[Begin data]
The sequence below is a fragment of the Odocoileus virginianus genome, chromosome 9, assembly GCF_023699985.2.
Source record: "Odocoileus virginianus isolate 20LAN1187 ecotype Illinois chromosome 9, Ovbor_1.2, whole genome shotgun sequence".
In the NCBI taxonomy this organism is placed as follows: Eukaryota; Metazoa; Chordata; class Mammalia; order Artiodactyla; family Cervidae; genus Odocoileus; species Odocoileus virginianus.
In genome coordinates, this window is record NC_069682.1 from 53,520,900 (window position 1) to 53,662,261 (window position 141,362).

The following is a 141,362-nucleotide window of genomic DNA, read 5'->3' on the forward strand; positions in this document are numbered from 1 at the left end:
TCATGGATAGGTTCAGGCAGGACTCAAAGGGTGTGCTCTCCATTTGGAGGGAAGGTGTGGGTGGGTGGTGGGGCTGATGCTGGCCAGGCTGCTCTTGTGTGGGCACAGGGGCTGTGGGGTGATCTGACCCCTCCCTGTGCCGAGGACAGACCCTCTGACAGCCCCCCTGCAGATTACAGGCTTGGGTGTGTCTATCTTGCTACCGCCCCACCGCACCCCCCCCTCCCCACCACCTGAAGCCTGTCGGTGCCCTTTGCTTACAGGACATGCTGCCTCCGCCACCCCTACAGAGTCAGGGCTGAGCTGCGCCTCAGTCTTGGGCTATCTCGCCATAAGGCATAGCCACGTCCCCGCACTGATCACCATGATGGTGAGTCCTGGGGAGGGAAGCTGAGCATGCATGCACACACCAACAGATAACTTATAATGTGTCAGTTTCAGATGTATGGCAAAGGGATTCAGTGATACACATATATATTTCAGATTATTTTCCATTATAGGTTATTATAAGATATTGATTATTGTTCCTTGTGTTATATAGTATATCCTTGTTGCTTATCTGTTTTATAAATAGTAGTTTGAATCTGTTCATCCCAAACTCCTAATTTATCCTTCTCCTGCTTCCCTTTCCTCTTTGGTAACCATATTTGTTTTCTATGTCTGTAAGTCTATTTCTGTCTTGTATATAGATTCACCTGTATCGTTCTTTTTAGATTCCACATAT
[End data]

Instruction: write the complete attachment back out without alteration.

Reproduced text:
The sequence below is a fragment of the Odocoileus virginianus genome, chromosome 9, assembly GCF_023699985.2.
Source record: "Odocoileus virginianus isolate 20LAN1187 ecotype Illinois chromosome 9, Ovbor_1.2, whole genome shotgun sequence".
In the NCBI taxonomy this organism is placed as follows: Eukaryota; Metazoa; Chordata; class Mammalia; order Artiodactyla; family Cervidae; genus Odocoileus; species Odocoileus virginianus.
In genome coordinates, this window is record NC_069682.1 from 53,520,900 (window position 1) to 53,662,261 (window position 141,362).

The following is a 141,362-nucleotide window of genomic DNA, read 5'->3' on the forward strand; positions in this document are numbered from 1 at the left end:
TCATGGATAGGTTCAGGCAGGACTCAAAGGGTGTGCTCTCCATTTGGAGGGAAGGTGTGGGTGGGTGGTGGGGCTGATGCTGGCCAGGCTGCTCTTGTGTGGGCACAGGGGCTGTGGGGTGATCTGACCCCTCCCTGTGCCGAGGACAGACCCTCTGACAGCCCCCCTGCAGATTACAGGCTTGGGTGTGTCTATCTTGCTACCGCCCCACCGCACCCCCCCCTCCCCACCACCTGAAGCCTGTCGGTGCCCTTTGCTTACAGGACATGCTGCCTCCGCCACCCCTACAGAGTCAGGGCTGAGCTGCGCCTCAGTCTTGGGCTATCTCGCCATAAGGCATAGCCACGTCCCCGCACTGATCACCATGATGGTGAGTCCTGGGGAGGGAAGCTGAGCATGCATGCACACACCAACAGATAACTTATAATGTGTCAGTTTCAGATGTATGGCAAAGGGATTCAGTGATACACATATATATTTCAGATTATTTTCCATTATAGGTTATTATAAGATATTGATTATTGTTCCTTGTGTTATATAGTATATCCTTGTTGCTTATCTGTTTTATAAATAGTAGTTTGAATCTGTTCATCCCAAACTCCTAATTTATCCTTCTCCTGCTTCCCTTTCCTCTTTGGTAACCATATTTGTTTTCTATGTCTGTAAGTCTATTTCTGTCTTGTATATAGATTCACCTGTATCGTTCTTTTTAGATTCCACATAT